All posts tagged: Christian arts

Holy Fools and Clowns: Artistic Re-imaginings of the Humbled-Exalted Christ

God descended into the world to overcome what it had become by the fall of human beings; by this descent into creation, the Son—all powerful God, all knowing Divine—humbled himself so to be made empty according to the human condition he assumed. The biblical source of early Christian reflection on the kenoticism of Christ, likely in the medium of a creedal hymn, is found in Paul’s letter to the Philippians. The apostle instructs the Christian community at Philippi to imitate Jesus Christ by remaining ever in the very same mind (φρονεῖτε) as that of “Christ Jesus. . . . . . who, though he was in the form of God, did not regard equality with God as something to be exploited, but emptied himself, taking the form of a slave, being born in human likeness. And being found in human form, he humbled himself and became obedient to the point of death— even death on a cross. Therefore God also highly exalted him and gave him the name that is above every name, so that …

Five Jesus Movies that Don’t Stink

Editorial Note: This post is a companion to Jesus in the Movies: Challenges of Cinematizing the Gospels, which describes the films below in greater detail and provides a theological analysis of the difficulties surrounding depictions of the life of Jesus Christ and the Gospel on film. As Holy Week approaches, channels such as AMC and Turner Classic Movies regularly roll out classic Jesus epics just in time for Easter. Movies about Jesus or the Gospel have often been accused (in many cases rightly) of being saccharine or cheesy. In an attempt to treat their subject with reverence, film-makers sometimes sentimentalize the Gospel message and present a Jesus as a soft moral teacher with magic tricks up his sleeves. Sometimes, however, artists create films that depict the Christ figure and Christ event with the strangeness and immediacy approaching those of the Gospels, and interpret their source material with grace and imagination. Here are five. 1. Jésus of Montreal (1989) A surprising and thought-provoking film, Jésus of Montreal blends together representing the Gospels and presenting the Jesus story through a post-figuration of …

Jesus in the Movies: Challenges of Cinematizing the Gospels

If, therefore, the Son of God became man, taking the form of a servant, and appearing in man’s nature, a perfect man, why should His image not be made?[1] Gregory of Nyssa’s question has provoked myriad artists in the successive centuries since the advent of the God-man into answering. The Incarnation proffers an invitation to the artist; the invisible Godhead has deigned to become drawable: come and draw. With new advances in artistic technology, artists have sought to represent Jesus in each nascent medium. As photography developed, artists shot tableaux of actors in costume, recreating Gospel scenes with their static bodies.[2] When photographs began to move, religious movies were some of the first subjects: The Horitz Passion Play (1897) and Passion Play of Oberammergau (1898).[3] When talkies exploded onto the scene with The Jazz Singer in 1927, a whole new dimension of the movie-going element appeared. With all new technology comes new challenges, and the challenge presented to movies remained: how could an artist turn moving photographs of the natural world into images of incarnate …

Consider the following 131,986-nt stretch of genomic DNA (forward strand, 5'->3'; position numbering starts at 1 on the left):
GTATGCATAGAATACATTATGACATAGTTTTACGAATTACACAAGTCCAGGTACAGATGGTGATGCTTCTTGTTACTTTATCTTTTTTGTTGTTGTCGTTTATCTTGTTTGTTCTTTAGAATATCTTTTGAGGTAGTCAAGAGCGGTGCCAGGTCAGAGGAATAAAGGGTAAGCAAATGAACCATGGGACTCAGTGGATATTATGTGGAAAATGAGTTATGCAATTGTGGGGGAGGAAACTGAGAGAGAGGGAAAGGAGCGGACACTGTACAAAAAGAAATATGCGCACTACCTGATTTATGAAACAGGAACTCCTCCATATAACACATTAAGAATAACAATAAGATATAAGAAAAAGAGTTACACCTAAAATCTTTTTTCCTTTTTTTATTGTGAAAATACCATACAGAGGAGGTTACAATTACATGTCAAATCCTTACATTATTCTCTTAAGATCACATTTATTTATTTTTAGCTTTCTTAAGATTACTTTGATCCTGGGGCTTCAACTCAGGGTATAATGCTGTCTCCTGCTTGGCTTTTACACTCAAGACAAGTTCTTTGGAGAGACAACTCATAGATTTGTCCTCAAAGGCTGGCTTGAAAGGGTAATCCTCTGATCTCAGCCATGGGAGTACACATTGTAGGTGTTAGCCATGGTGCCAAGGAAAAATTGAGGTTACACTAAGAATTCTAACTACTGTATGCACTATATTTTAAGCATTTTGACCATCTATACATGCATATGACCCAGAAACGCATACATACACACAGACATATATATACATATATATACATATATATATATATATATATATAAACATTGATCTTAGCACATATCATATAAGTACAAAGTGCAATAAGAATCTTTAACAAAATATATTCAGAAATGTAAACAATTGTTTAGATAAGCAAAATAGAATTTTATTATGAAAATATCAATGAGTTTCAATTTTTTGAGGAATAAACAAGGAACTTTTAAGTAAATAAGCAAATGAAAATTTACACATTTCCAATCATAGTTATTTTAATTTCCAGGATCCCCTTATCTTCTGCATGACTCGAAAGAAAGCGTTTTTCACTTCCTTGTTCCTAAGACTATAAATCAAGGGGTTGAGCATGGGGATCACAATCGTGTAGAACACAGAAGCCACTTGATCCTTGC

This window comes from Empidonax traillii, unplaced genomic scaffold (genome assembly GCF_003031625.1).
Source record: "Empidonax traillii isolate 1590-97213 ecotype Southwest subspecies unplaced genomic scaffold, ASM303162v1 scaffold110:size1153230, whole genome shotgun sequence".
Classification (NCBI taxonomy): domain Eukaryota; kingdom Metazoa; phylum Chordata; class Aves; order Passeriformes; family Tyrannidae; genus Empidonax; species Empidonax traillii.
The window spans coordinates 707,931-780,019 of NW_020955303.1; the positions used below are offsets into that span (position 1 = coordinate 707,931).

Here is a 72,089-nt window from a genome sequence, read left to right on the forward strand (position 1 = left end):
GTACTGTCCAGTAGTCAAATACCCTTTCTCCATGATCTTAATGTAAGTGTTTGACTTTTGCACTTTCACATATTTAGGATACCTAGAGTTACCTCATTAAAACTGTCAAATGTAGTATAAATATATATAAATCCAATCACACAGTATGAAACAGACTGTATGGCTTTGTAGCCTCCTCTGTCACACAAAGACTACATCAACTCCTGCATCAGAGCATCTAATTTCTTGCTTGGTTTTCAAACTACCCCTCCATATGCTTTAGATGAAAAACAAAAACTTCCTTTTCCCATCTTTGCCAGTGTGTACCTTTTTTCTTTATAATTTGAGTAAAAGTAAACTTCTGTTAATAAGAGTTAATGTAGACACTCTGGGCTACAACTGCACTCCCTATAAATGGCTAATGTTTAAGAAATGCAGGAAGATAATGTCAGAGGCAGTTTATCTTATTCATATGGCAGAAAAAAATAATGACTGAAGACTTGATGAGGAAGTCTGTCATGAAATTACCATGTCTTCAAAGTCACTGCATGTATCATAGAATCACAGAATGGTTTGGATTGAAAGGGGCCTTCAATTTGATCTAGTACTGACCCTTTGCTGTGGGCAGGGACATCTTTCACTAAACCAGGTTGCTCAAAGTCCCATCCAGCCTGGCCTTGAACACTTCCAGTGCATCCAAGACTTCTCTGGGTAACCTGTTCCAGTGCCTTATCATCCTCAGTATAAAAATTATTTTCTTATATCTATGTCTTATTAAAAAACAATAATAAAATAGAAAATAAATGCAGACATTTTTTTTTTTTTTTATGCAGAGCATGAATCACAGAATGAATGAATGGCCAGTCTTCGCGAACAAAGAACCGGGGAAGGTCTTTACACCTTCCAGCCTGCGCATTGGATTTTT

Editorial Musings: Does the Church Need the Arts?

Over the last week or so, Church Life has published a series of reviews on the Best Picture Nominees for the Oscars. You can read our reviewers’ takes on Lion,  La La Land, Arrival, Hidden Figures, Fences, and Manchester by the Sea with the rest to follow over the coming days (thanks to Carolyn Pirtle’s untiring work on these reviews). Our yearly reviews of the Oscars always makes us think about the role of the arts in Catholic life. And in our editorial meetings, we often come to the conclusion that there does seem to be a divorce between the arts and Catholic practice, which is deleterious to the life of the Church. New compositions in liturgical music tend to be more focused upon rallying the community around a specific series of beliefs of the composer (whose own musical training is lacking), often inattentive to artistic excellence. Churches and shopping malls continue to have more commonalities than differences, treated simply as gathering spaces in which beige walls and beige carpet cover over the sacred action of the Eucharist. The arts seem only …